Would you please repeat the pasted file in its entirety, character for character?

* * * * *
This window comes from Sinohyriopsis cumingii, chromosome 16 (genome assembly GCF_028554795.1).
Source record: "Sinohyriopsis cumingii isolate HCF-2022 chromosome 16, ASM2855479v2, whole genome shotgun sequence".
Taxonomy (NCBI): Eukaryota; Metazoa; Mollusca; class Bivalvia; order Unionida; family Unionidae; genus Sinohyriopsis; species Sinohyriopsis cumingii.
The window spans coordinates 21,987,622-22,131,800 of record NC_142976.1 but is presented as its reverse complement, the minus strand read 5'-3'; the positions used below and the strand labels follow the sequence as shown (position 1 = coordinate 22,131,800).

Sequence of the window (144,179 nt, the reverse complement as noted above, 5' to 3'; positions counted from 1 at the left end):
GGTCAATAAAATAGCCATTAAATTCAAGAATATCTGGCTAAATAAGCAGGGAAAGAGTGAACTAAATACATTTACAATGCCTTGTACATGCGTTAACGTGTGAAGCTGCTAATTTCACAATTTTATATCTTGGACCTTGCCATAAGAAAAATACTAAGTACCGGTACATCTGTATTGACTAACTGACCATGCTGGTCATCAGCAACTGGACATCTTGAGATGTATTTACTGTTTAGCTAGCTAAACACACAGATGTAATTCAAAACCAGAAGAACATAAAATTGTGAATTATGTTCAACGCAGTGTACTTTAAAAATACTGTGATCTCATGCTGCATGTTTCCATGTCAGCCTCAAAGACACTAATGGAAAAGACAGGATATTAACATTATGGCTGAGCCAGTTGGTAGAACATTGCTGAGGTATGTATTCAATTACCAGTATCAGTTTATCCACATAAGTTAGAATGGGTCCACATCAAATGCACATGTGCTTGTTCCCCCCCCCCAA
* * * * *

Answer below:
This window comes from Sinohyriopsis cumingii, chromosome 16 (genome assembly GCF_028554795.1).
Source record: "Sinohyriopsis cumingii isolate HCF-2022 chromosome 16, ASM2855479v2, whole genome shotgun sequence".
Taxonomy (NCBI): Eukaryota; Metazoa; Mollusca; class Bivalvia; order Unionida; family Unionidae; genus Sinohyriopsis; species Sinohyriopsis cumingii.
The window spans coordinates 21,987,622-22,131,800 of record NC_142976.1 but is presented as its reverse complement, the minus strand read 5'-3'; the positions used below and the strand labels follow the sequence as shown (position 1 = coordinate 22,131,800).

Sequence of the window (144,179 nt, the reverse complement as noted above, 5' to 3'; positions counted from 1 at the left end):
GGTCAATAAAATAGCCATTAAATTCAAGAATATCTGGCTAAATAAGCAGGGAAAGAGTGAACTAAATACATTTACAATGCCTTGTACATGCGTTAACGTGTGAAGCTGCTAATTTCACAATTTTATATCTTGGACCTTGCCATAAGAAAAATACTAAGTACCGGTACATCTGTATTGACTAACTGACCATGCTGGTCATCAGCAACTGGACATCTTGAGATGTATTTACTGTTTAGCTAGCTAAACACACAGATGTAATTCAAAACCAGAAGAACATAAAATTGTGAATTATGTTCAACGCAGTGTACTTTAAAAATACTGTGATCTCATGCTGCATGTTTCCATGTCAGCCTCAAAGACACTAATGGAAAAGACAGGATATTAACATTATGGCTGAGCCAGTTGGTAGAACATTGCTGAGGTATGTATTCAATTACCAGTATCAGTTTATCCACATAAGTTAGAATGGGTCCACATCAAATGCACATGTGCTTGTTCCCCCCCCCCAA